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Why don't we just drop a nuclear bomb on the Gulf oil spill?

The Russians have used nuclear bombs at least five times to try to seal off gas well fires, and it usually worked.

A picture taken in 1971 shows a nuclear explosion in Mururoa atoll in the Southern Pacific, which was used as a test site by France. A Russian newspaper has suggested that a nuclear bomb could be used to halt the Gulf oil spill, a technique that the Soviet Union successfully used to seal off gas well fires.

AFP PHOTO FILES / STRINGER

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Using a nuclear explosion to try to plug the gushing oil well in the Gulf of Mexico might sound like overkill, but a Russian newspaper has suggested just that based on past Soviet successes. Even so, there are crucial differences between the lessons of the past and the current disaster unfolding.

The Russians previously used nukes at least five times to seal off gas well fires. A targeted nuclear explosion might similarly help seal off the oil well channel that has leaked oil unchecked since the sinking of a BP oil rig on April 22, according to a translation of the account in the daily newspaper Komsomoloskaya Pravda by Julia Ioffe of the news website True/Slant.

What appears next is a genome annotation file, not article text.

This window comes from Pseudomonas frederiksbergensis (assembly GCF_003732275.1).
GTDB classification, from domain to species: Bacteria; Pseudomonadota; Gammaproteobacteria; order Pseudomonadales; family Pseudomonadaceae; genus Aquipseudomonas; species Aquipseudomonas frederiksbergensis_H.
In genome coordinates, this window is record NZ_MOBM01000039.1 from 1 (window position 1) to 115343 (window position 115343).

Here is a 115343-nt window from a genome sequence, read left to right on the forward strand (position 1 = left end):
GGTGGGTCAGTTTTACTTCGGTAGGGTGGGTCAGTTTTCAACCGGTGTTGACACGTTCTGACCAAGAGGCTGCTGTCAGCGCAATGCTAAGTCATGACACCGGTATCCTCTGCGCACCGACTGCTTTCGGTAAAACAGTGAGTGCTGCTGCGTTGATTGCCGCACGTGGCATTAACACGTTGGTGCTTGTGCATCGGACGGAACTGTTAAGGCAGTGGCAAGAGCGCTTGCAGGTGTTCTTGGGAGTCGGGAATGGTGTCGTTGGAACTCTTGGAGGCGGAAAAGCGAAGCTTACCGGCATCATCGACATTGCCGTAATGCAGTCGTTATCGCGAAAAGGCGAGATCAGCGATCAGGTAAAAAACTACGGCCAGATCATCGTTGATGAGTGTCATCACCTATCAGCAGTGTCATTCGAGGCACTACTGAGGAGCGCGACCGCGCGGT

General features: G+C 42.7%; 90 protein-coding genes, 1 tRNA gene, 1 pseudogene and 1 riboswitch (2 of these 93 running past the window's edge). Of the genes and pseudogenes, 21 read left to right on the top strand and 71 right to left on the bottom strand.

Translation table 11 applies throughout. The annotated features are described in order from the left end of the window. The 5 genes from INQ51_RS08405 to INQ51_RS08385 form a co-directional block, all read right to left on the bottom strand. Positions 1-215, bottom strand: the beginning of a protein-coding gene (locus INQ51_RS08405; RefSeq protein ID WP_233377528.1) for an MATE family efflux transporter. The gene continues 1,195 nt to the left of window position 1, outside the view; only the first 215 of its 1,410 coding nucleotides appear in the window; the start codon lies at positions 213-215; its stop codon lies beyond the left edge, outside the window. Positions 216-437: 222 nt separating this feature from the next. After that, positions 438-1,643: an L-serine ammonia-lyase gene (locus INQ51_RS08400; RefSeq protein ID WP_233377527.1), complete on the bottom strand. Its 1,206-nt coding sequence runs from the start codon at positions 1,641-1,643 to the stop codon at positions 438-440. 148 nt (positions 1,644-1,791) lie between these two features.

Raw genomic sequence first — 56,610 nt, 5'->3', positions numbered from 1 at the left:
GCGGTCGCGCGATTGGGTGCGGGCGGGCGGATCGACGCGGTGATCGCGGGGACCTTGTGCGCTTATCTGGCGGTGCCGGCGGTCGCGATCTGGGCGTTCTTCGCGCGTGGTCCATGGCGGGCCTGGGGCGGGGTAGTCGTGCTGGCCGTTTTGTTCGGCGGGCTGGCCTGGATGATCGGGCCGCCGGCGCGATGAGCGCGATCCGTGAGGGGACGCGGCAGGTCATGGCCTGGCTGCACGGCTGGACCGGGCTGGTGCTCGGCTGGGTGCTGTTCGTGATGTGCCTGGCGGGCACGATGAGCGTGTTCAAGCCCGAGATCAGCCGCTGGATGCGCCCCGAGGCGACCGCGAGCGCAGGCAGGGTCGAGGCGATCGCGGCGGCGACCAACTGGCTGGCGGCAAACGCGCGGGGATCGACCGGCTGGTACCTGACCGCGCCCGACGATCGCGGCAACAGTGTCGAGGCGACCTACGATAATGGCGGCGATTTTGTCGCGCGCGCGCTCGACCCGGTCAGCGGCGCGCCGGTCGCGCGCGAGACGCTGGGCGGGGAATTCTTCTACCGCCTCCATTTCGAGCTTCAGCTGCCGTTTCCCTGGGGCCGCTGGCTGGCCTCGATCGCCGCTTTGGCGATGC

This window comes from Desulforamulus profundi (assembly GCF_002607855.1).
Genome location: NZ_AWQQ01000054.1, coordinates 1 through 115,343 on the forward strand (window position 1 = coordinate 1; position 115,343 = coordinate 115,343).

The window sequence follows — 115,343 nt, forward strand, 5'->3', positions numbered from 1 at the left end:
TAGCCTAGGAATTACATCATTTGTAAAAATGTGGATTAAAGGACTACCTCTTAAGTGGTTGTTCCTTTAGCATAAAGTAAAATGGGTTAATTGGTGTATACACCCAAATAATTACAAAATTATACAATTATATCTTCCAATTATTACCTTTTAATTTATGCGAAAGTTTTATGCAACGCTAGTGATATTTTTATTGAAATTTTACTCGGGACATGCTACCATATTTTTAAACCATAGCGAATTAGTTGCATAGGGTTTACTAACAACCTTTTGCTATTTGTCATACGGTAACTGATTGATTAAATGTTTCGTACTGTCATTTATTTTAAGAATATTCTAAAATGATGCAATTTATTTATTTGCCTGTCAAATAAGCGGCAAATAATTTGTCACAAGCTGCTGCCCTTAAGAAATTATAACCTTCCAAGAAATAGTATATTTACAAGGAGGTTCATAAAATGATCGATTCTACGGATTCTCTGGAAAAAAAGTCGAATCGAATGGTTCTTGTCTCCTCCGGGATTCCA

Weapons labs in the former Soviet Union developed special nukes for use to help pinch off the gas wells. They believed that the force from a nuclear explosion could squeeze shut any hole within 82 to 164 feet (25 to 50 meters), depending on the explosion's power. That required drilling holes to place the nuclear device close to the target wells.

IN PICTURES: Louisiana oil spill

A first test in the fall of 1966 proved successful in sealing up an underground gas well in southern Uzbekistan, and so the Russians used nukes four more times for capping runaway wells.

"The second 'success' gave Soviet scientists great confidence in the use of this new technique for rapidly and effectively controlling ran away gas and oil wells," according to a U.S. Department of Energy (DOE) report on the Soviet Union's peaceful uses of nuclear explosions.

A last attempt took place in 1981, but failed perhaps because of poor positioning, according to a U.S. Department of Energy report.

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